The Hand That Steers The Kingdom – Part 17
Click here to read parts 1-16!
Rebellions did not pick up traction quickly. Tristan was slow to learn that lesson. Connor laughed at her nervous energy, having learned years ago that a soldier’s and rebel’s closest companion was boredom. Her whole being felt rushed to move the cause forward, but reality dedicated that they must be slow and cautious. For every victory, there was another setback. Every inch gained, another mile lost. None of which Tristan was allowed to assist directly in.
Weeks passed and Tristan tried her best to incorporate her new Doermen companions. Sometimes it went well, others, she had to push her new companions into the safe haven of their brethren’s tent. Many times, she snarled at Petya for being a stubborn ass who wouldn’t recognize polite behavior if it shoved a sword through his eye. Frustration and a pervasive sense of uselessness invaded her nights. It didn’t help that the aura surrounding the camp had completely shifted once she’d openly admitted to being the princess. It was hard to find people willing to let her work with them. Everyone seemed to have decided that ordinary chores around the tents were beneath her.
She’d tried working with the healers but was rushed out of the tent. If she’d had magic, she might have been able to trick her way into staying, but with no ability and no real expertise, it was decided they couldn’t risk her catching anything she might come in contact with. The same had occurred with the kitchen and with the horses and mending. The forgers hadn’t even let her into the tent. Each time the excuse was different, but the air of impatient dismissal was the same. Tristan got the feeling it was less because they’d deemed her too important to help and more because they’d assumed that she’d be useless at whatever she tried. Bringing that concern up to Anfir did nothing.
“Princess, you can’t blame them,” he said, handing her another document to parse through. This one was about the geography surrounding their next target, a fort along the coast that shipped out the grain procured from Vamaser’s fields. Tristan curled her lip in disgust at the thought of the farmers that had been forced to toil for a kingdom across the ocean. She automatically began jotting down formation techniques and weaknesses in the stronghold. “They know nothing of the princess they’ve placed their hopes on. You have to show them that they can rely on you to do more than just sit and look pretty.”
“They won’t let me,” she whined. She signed off on the document and set it onto the stack that had steadily grown once she’d taken refuge in Anfir’s office. It was the only place she felt of use. “How can I prove anything to them if I’m not allowed to help?”
Anfir smiled into his paperwork. “I can’t guide every one of your decisions, highness. You have to make your own marks here and there.” He handed her another paper. Tristan growled and began reviewing the manifest from the last ship that’d brought supplies from their allies.
“How are your two foundlings, by the way?” Tristan’s face tilted towards him, though her eyes never left the report.
“Petya and Tia?”
“Yes, them.” Anfir’s pen clattered to the desk as he abandoned the forms and reports, slumping in his chair, chin propped on one hand, and studied his ward. “How have our troops reacted to your little experiment?”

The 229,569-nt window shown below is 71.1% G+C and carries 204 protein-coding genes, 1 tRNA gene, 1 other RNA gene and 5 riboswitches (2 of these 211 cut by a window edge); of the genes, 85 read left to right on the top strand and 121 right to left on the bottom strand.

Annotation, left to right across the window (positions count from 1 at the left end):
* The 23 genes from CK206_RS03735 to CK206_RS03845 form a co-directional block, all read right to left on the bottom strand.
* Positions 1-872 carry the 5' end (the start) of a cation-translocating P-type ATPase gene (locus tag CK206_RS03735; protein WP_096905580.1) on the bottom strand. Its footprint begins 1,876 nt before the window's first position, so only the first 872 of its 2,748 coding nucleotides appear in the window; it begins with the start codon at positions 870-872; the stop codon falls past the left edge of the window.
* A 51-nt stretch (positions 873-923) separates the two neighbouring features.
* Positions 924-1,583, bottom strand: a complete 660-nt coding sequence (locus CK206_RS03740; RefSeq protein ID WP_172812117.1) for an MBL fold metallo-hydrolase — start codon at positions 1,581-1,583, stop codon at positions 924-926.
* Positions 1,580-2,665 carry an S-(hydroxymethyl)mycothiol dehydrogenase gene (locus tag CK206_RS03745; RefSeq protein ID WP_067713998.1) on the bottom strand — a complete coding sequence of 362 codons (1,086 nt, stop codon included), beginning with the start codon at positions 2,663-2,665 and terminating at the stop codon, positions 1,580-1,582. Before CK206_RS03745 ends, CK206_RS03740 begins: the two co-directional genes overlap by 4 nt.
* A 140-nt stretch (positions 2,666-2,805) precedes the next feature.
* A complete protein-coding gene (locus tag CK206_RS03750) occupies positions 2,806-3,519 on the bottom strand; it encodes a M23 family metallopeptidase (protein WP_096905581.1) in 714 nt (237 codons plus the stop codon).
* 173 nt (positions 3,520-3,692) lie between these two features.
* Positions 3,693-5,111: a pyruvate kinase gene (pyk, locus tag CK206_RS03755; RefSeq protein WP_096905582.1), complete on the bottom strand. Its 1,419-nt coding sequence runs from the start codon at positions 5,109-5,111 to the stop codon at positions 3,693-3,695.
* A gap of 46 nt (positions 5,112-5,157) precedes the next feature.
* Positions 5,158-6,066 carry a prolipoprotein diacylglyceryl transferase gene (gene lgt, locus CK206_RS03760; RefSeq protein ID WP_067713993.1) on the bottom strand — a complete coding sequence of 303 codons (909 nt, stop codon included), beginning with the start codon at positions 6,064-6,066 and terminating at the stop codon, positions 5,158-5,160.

Tristan hummed. “Most have stopped growling when they approach. Angie helps involve them. She’s always been good at drawing others into a conversation. Tia knows a great deal about traditional Doerman beadwork. A few other women have begun considering ways to use it for messages.”
“Have they now,” Anfir drawled, hiding an amused smile in the palm of his hand. “I suppose soldiers would be slow to recognize espionage in what they consider women’s work.”
“Men always are,” Tristan said. She dropped the finalized manifest and leaned back as well, mimicking her uncle’s slouch. “The women like Tia, she’s sweet and eager to please. Petya has no such charm.” Anfir’s smile twitched a bit wider when Tristan huffed. “He’s rude and crass. If he had an ounce of his sister’s charm, we wouldn’t need to fight for his place at the table, but he continues to act as if he’s above it all.”
“Even boys have pride, Princess,” Anfir muttered. “Not everyone is thrilled to be singled out by royalty, especially when it can be construed as charity.”
“He’ll just have to get over it,” she snapped. “Either way, I’ve given up on him.” She rustled some paper pompously and ignored him. Anfir chuckled, stretched, and started on the remaining pile of things to be sorted. A small moan escaped when he realized that the pile, previously at the height of his shoulder, hadn’t shrunk that much after a morning’s worth of work. With a mournful sigh, he picked up his pen and got back to work. Scratching filled the tent again.
“You may say you’re done with him, Princess, but I can tell he’s growing on you. They both are.” Anfir scowled at a request for items that would barely count as supplies by the most liberal of terms. He passed the missive to Tristan. “Politely tell them to shove off for me.”
Tristan scoffed but accepted the paper, already having an idea of who she’d be telling to shove off.
“What makes you think I’ve grown fond of them?”
Anfir smirked—she didn’t even realize it did she? “The entire time you’ve complained to me,” he began. “You haven’t referred to them as ‘The Doerman’s’ once. Did you notice?” Tristan stilled, her ears turning pink as being caught out.
“Return to your reports, Captain Anfir,” she said haughtily with a flip of one long braid over her shoulder. “Pass me a few of our spy codes, I’d like to try translating again.”